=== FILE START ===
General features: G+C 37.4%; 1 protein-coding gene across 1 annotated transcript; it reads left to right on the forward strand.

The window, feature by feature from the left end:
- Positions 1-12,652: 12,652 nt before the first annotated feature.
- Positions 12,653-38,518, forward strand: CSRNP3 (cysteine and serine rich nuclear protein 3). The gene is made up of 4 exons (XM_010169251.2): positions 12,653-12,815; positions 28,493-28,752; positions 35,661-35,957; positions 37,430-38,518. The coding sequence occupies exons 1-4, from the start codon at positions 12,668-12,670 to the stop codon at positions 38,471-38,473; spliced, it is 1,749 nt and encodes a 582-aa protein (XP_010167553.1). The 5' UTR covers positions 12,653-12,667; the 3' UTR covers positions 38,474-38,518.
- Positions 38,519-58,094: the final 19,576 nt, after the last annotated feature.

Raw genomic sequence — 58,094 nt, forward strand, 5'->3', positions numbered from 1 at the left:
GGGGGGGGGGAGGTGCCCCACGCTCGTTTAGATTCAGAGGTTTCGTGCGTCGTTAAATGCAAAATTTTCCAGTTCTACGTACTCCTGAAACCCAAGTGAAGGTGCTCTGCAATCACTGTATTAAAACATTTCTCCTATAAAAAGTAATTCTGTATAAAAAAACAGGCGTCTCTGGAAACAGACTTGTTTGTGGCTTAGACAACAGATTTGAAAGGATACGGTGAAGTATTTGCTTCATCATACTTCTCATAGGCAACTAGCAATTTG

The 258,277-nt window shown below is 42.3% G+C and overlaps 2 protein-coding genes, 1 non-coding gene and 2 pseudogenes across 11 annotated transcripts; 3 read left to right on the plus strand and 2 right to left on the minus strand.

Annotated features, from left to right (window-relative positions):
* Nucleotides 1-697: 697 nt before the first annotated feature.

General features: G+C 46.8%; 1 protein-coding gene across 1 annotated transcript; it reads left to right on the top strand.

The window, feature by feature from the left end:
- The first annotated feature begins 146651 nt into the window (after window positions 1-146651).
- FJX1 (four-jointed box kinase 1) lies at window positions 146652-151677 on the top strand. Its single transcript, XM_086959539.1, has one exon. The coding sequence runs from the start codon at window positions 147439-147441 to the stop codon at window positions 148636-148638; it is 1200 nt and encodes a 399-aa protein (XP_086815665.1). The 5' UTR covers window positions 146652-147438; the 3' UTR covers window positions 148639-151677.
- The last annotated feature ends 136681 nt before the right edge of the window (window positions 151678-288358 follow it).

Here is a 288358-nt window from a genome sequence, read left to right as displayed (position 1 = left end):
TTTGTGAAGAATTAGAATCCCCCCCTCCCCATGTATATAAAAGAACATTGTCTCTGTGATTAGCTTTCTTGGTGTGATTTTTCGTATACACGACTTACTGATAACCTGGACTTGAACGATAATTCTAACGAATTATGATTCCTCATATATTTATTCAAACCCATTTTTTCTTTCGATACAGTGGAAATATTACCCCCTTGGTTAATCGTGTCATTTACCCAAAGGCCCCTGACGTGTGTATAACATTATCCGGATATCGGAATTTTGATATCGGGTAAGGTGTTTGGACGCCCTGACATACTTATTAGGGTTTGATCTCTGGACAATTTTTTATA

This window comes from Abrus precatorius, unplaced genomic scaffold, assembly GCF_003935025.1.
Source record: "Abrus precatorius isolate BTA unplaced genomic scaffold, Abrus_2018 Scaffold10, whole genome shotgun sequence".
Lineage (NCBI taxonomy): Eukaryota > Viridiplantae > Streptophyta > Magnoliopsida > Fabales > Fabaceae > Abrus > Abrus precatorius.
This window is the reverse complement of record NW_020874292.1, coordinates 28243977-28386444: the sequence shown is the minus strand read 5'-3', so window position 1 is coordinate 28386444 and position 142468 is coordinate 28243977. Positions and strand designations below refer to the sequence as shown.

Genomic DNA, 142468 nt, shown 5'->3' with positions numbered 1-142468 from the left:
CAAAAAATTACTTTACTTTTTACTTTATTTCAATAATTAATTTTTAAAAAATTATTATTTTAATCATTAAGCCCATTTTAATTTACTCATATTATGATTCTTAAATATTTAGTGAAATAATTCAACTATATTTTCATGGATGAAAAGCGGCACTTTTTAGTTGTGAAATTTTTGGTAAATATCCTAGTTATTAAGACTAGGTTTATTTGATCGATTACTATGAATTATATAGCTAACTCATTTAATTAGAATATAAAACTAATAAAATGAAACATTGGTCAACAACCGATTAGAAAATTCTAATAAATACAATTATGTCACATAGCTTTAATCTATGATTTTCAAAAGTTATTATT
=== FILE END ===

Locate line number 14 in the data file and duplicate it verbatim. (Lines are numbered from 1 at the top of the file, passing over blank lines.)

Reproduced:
- FJX1 (four-jointed box kinase 1) lies at window positions 146652-151677 on the top strand. Its single transcript, XM_086959539.1, has one exon. The coding sequence runs from the start codon at window positions 147439-147441 to the stop codon at window positions 148636-148638; it is 1200 nt and encodes a 399-aa protein (XP_086815665.1). The 5' UTR covers window positions 146652-147438; the 3' UTR covers window positions 148639-151677.